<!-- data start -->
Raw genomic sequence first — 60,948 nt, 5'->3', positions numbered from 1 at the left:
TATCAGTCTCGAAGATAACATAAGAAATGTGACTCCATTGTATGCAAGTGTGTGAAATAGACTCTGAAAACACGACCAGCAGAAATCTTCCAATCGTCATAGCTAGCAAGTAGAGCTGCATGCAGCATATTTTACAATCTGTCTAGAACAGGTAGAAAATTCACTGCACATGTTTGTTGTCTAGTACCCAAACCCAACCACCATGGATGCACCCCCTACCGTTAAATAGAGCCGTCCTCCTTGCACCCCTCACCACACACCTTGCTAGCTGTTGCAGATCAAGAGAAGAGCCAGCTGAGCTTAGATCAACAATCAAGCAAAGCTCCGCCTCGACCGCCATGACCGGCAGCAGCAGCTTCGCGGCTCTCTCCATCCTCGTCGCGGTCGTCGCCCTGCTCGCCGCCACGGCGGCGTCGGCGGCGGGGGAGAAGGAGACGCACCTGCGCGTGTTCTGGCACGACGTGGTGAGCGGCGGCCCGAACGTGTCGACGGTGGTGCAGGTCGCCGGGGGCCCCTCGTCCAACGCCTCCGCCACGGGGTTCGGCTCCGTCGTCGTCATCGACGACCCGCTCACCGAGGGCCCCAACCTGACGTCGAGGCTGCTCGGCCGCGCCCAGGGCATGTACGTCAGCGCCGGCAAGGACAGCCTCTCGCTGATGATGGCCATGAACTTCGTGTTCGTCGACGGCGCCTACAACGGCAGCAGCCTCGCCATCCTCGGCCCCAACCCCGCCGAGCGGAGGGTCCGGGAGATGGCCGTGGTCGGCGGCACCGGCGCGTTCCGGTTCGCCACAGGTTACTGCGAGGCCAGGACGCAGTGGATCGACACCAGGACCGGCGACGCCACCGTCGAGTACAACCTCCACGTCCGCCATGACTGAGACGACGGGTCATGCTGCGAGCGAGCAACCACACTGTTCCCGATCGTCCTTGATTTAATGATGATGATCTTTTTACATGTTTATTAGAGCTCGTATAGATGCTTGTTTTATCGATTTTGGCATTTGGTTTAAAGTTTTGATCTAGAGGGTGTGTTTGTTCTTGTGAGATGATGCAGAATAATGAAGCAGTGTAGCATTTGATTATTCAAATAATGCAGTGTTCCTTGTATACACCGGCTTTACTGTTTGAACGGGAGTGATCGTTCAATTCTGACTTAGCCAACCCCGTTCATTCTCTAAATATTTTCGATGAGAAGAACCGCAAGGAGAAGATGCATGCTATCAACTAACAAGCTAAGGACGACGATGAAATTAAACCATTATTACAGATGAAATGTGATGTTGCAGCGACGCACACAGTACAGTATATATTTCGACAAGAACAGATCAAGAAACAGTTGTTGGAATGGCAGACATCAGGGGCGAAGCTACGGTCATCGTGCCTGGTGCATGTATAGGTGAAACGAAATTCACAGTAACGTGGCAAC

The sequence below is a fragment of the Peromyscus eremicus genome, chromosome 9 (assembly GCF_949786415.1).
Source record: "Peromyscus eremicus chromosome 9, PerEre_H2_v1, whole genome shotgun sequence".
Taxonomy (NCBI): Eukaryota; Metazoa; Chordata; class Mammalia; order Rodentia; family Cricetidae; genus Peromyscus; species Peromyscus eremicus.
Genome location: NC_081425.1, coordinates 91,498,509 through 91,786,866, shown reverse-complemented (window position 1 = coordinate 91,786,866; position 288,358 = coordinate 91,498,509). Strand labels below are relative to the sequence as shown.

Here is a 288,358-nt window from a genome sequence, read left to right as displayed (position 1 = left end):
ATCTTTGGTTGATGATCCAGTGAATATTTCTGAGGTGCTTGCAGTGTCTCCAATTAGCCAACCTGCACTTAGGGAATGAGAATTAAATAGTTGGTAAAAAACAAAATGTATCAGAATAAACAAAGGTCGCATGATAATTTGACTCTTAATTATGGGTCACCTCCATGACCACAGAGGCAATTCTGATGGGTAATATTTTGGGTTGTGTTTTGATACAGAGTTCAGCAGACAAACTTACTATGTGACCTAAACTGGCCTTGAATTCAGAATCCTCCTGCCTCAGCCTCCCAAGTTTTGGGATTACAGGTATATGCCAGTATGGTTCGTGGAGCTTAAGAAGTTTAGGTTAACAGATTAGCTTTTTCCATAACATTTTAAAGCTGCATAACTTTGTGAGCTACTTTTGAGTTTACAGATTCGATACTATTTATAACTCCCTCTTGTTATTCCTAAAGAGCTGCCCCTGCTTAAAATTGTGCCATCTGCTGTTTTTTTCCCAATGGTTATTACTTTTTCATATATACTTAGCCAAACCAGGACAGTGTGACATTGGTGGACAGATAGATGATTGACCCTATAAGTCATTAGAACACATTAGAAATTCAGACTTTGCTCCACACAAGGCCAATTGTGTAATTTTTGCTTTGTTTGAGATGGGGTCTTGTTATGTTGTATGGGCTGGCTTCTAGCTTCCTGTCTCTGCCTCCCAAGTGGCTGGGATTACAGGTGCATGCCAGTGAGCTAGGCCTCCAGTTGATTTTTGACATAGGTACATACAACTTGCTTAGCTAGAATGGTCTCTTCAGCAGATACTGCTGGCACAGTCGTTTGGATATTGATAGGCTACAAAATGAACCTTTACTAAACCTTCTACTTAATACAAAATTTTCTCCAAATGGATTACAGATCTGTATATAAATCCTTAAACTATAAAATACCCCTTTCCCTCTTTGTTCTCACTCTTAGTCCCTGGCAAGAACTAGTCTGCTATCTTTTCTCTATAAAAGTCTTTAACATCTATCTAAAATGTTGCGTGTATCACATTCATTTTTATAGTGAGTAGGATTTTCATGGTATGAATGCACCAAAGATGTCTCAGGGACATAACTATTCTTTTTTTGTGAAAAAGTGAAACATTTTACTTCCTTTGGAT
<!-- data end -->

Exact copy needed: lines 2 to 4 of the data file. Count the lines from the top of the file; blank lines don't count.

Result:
TATCAGTCTCGAAGATAACATAAGAAATGTGACTCCATTGTATGCAAGTGTGTGAAATAGACTCTGAAAACACGACCAGCAGAAATCTTCCAATCGTCATAGCTAGCAAGTAGAGCTGCATGCAGCATATTTTACAATCTGTCTAGAACAGGTAGAAAATTCACTGCACATGTTTGTTGTCTAGTACCCAAACCCAACCACCATGGATGCACCCCCTACCGTTAAATAGAGCCGTCCTCCTTGCACCCCTCACCACACACCTTGCTAGCTGTTGCAGATCAAGAGAAGAGCCAGCTGAGCTTAGATCAACAATCAAGCAAAGCTCCGCCTCGACCGCCATGACCGGCAGCAGCAGCTTCGCGGCTCTCTCCATCCTCGTCGCGGTCGTCGCCCTGCTCGCCGCCACGGCGGCGTCGGCGGCGGGGGAGAAGGAGACGCACCTGCGCGTGTTCTGGCACGACGTGGTGAGCGGCGGCCCGAACGTGTCGACGGTGGTGCAGGTCGCCGGGGGCCCCTCGTCCAACGCCTCCGCCACGGGGTTCGGCTCCGTCGTCGTCATCGACGACCCGCTCACCGAGGGCCCCAACCTGACGTCGAGGCTGCTCGGCCGCGCCCAGGGCATGTACGTCAGCGCCGGCAAGGACAGCCTCTCGCTGATGATGGCCATGAACTTCGTGTTCGTCGACGGCGCCTACAACGGCAGCAGCCTCGCCATCCTCGGCCCCAACCCCGCCGAGCGGAGGGTCCGGGAGATGGCCGTGGTCGGCGGCACCGGCGCGTTCCGGTTCGCCACAGGTTACTGCGAGGCCAGGACGCAGTGGATCGACACCAGGACCGGCGACGCCACCGTCGAGTACAACCTCCACGTCCGCCATGACTGAGACGACGGGTCATGCTGCGAGCGAGCAACCACACTGTTCCCGATCGTCCTTGATTTAATGATGATGATCTTTTTACATGTTTATTAGAGCTCGTATAGATGCTTGTTTTATCGATTTTGGCATTTGGTTTAAAGTTTTGATCTAGAGGGTGTGTTTGTTCTTGTGAGATGATGCAGAATAATGAAGCAGTGTAGCATTTGATTATTCAAATAATGCAGTGTTCCTTGTATACACCGGCTTTACTGTTTGAACGGGAGTGATCGTTCAATTCTGACTTAGCCAACCCCGTTCATTCTCTAAATATTTTCGATGAGAAGAACCGCAAGGAGAAGATGCATGCTATCAACTAACAAGCTAAGGACGACGATGAAATTAAACCATTATTACAGATGAAATGTGATGTTGCAGCGACGCACACAGTACAGTATATATTTCGACAAGAACAGATCAAGAAACAGTTGTTGGAATGGCAGACATCAGGGGCGAAGCTACGGTCATCGTGCCTGGTGCATGTATAGGTGAAACGAAATTCACAGTAACGTGGCAAC

The sequence below is a fragment of the Peromyscus eremicus genome, chromosome 9 (assembly GCF_949786415.1).
Source record: "Peromyscus eremicus chromosome 9, PerEre_H2_v1, whole genome shotgun sequence".